NEW YORK (
) -- The U.S. Securities and Exchange Commission is investigating disclosures by Illinois concerning the state's pension funding method. Federal regulators want to determine whether the state fully explained its funding method to bond buyers or misled bond investors about the risks.
A recently filed prospectus said that the SEC contacted the state last September about the potential long-term savings from a pension reform law. The document detailed the state's plans to offer $3.7 billion taxable pension bonds in February. Illinois is looking to use the proceeds from the sale to contribute to its weakly-funded pension funds.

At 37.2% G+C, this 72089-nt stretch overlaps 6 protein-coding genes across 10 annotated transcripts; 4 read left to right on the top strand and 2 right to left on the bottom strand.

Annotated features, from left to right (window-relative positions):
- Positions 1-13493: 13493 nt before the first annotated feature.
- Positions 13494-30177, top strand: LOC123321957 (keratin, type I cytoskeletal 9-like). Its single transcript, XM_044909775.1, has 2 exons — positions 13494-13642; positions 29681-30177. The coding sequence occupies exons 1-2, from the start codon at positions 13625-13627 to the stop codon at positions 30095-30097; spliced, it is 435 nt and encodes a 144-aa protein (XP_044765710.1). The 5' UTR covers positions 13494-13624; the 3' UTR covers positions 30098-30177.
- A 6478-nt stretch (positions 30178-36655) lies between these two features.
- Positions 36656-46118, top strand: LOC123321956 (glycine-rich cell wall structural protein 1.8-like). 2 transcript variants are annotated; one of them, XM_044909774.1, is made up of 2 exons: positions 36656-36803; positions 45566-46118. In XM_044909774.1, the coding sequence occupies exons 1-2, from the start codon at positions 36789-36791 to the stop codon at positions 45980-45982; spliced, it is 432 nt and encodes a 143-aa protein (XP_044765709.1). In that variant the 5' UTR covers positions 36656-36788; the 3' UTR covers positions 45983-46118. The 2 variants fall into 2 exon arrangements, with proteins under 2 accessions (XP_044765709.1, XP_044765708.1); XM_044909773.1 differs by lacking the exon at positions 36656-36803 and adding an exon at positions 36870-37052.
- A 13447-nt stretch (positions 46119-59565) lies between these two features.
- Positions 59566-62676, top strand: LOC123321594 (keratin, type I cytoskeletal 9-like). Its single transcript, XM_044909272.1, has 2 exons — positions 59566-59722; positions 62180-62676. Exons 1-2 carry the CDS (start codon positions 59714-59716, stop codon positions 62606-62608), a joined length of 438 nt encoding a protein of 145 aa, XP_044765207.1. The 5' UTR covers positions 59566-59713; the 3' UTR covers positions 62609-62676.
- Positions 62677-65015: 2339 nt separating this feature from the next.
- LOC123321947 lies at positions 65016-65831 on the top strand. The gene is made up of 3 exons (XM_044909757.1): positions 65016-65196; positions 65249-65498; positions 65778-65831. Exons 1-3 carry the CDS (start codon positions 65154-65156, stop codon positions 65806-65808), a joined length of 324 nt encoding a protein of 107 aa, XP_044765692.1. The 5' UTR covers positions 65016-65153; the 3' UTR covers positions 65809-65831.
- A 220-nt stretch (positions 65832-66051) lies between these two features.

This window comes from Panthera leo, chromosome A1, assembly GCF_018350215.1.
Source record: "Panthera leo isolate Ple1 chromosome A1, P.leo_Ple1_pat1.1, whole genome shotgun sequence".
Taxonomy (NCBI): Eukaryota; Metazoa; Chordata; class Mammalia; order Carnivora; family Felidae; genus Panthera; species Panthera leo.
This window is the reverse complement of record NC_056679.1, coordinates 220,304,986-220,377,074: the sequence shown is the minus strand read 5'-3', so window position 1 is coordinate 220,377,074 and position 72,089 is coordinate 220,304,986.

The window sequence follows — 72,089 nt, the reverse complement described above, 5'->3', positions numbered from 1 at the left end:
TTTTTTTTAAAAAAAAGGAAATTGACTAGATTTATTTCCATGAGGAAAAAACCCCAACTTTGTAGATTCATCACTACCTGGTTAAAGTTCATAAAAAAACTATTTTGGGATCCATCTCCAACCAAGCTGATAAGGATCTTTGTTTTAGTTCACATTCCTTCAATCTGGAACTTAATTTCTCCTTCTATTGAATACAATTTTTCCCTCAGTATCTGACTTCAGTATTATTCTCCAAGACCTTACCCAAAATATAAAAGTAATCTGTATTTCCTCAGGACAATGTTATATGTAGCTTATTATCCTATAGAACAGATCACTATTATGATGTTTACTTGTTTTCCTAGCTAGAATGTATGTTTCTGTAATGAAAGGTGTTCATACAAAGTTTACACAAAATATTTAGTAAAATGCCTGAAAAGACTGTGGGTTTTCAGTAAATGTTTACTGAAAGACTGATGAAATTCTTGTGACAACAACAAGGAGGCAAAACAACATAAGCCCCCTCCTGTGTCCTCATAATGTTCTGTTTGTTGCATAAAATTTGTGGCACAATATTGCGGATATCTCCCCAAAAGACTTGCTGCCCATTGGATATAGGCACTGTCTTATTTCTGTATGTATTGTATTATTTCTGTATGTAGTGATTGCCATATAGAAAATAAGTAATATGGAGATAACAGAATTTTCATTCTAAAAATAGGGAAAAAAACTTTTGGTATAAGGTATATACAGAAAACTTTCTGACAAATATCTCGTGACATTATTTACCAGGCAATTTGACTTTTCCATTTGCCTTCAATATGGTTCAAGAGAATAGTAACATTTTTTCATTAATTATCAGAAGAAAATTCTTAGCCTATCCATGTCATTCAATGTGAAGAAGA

"The SEC has informed the state that the inquiry should not be construed as an adverse reflection on any entity or individual involved, nor should it be interpreted as an indication by the SEC or its staff that any violation of the federal securities laws has occurred," the document said.
The state also said it was looking to improve its pension funds before it heard from the SEC.
The Illinois state governor's office is fully cooperating with the inquiry, a spokeswoman for Governor Pat Quinn said on Tuesday.
"We feel our disclosures have always been accurate and complete," spokeswoman Kelly Kraft said.
Last August the SEC brought its first case against a state. The commission accused New Jersey of securities fraud for making false statements about its pension fund and claiming to have assets that did not exist.
Now the SEC wants to look into Illinois' major pension system reform, which passed in 2010, to determine whether it treated future savings as current reductions in pension fund costs, Moody's managing director Robert Kurtter told the
Wall Street Journal
--Written by Theresa McCabe in Boston.
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